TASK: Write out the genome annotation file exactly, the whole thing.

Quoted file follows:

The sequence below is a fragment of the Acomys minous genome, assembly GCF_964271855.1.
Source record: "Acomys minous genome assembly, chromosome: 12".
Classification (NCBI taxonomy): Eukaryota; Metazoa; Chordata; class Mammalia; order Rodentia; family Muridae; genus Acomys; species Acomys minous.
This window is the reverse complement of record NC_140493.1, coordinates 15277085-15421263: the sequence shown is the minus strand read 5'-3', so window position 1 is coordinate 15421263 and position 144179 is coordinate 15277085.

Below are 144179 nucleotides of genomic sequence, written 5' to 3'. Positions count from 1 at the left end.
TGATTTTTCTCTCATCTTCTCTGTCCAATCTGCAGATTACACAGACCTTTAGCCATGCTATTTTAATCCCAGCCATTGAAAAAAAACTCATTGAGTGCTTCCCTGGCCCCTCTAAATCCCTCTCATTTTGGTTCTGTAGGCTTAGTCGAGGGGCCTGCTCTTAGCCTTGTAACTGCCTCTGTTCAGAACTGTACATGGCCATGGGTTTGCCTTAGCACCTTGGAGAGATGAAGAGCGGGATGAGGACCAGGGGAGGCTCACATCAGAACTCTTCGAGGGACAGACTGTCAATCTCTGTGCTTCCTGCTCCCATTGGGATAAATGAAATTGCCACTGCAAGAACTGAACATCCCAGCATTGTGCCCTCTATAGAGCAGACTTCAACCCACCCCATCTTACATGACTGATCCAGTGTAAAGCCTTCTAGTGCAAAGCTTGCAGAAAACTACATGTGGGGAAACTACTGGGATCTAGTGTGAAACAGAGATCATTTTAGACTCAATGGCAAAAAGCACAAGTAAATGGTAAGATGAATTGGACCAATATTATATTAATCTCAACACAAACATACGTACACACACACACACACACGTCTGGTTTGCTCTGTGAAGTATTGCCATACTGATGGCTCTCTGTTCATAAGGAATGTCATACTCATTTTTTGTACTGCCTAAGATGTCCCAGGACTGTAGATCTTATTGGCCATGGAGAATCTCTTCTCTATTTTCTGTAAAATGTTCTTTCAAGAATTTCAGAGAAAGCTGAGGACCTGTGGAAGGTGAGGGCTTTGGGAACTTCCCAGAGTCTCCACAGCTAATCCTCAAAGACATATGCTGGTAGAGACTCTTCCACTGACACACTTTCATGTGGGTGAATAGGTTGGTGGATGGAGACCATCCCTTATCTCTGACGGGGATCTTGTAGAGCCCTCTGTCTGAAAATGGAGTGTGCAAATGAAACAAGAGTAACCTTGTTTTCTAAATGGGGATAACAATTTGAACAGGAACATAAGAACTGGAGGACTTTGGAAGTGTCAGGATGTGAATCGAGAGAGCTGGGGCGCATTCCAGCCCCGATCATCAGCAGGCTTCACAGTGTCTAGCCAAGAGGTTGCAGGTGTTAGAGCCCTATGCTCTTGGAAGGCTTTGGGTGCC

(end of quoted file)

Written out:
The sequence below is a fragment of the Acomys minous genome, assembly GCF_964271855.1.
Source record: "Acomys minous genome assembly, chromosome: 12".
Classification (NCBI taxonomy): Eukaryota; Metazoa; Chordata; class Mammalia; order Rodentia; family Muridae; genus Acomys; species Acomys minous.
This window is the reverse complement of record NC_140493.1, coordinates 15277085-15421263: the sequence shown is the minus strand read 5'-3', so window position 1 is coordinate 15421263 and position 144179 is coordinate 15277085.

Below are 144179 nucleotides of genomic sequence, written 5' to 3'. Positions count from 1 at the left end.
TGATTTTTCTCTCATCTTCTCTGTCCAATCTGCAGATTACACAGACCTTTAGCCATGCTATTTTAATCCCAGCCATTGAAAAAAAACTCATTGAGTGCTTCCCTGGCCCCTCTAAATCCCTCTCATTTTGGTTCTGTAGGCTTAGTCGAGGGGCCTGCTCTTAGCCTTGTAACTGCCTCTGTTCAGAACTGTACATGGCCATGGGTTTGCCTTAGCACCTTGGAGAGATGAAGAGCGGGATGAGGACCAGGGGAGGCTCACATCAGAACTCTTCGAGGGACAGACTGTCAATCTCTGTGCTTCCTGCTCCCATTGGGATAAATGAAATTGCCACTGCAAGAACTGAACATCCCAGCATTGTGCCCTCTATAGAGCAGACTTCAACCCACCCCATCTTACATGACTGATCCAGTGTAAAGCCTTCTAGTGCAAAGCTTGCAGAAAACTACATGTGGGGAAACTACTGGGATCTAGTGTGAAACAGAGATCATTTTAGACTCAATGGCAAAAAGCACAAGTAAATGGTAAGATGAATTGGACCAATATTATATTAATCTCAACACAAACATACGTACACACACACACACACACGTCTGGTTTGCTCTGTGAAGTATTGCCATACTGATGGCTCTCTGTTCATAAGGAATGTCATACTCATTTTTTGTACTGCCTAAGATGTCCCAGGACTGTAGATCTTATTGGCCATGGAGAATCTCTTCTCTATTTTCTGTAAAATGTTCTTTCAAGAATTTCAGAGAAAGCTGAGGACCTGTGGAAGGTGAGGGCTTTGGGAACTTCCCAGAGTCTCCACAGCTAATCCTCAAAGACATATGCTGGTAGAGACTCTTCCACTGACACACTTTCATGTGGGTGAATAGGTTGGTGGATGGAGACCATCCCTTATCTCTGACGGGGATCTTGTAGAGCCCTCTGTCTGAAAATGGAGTGTGCAAATGAAACAAGAGTAACCTTGTTTTCTAAATGGGGATAACAATTTGAACAGGAACATAAGAACTGGAGGACTTTGGAAGTGTCAGGATGTGAATCGAGAGAGCTGGGGCGCATTCCAGCCCCGATCATCAGCAGGCTTCACAGTGTCTAGCCAAGAGGTTGCAGGTGTTAGAGCCCTATGCTCTTGGAAGGCTTTGGGTGCC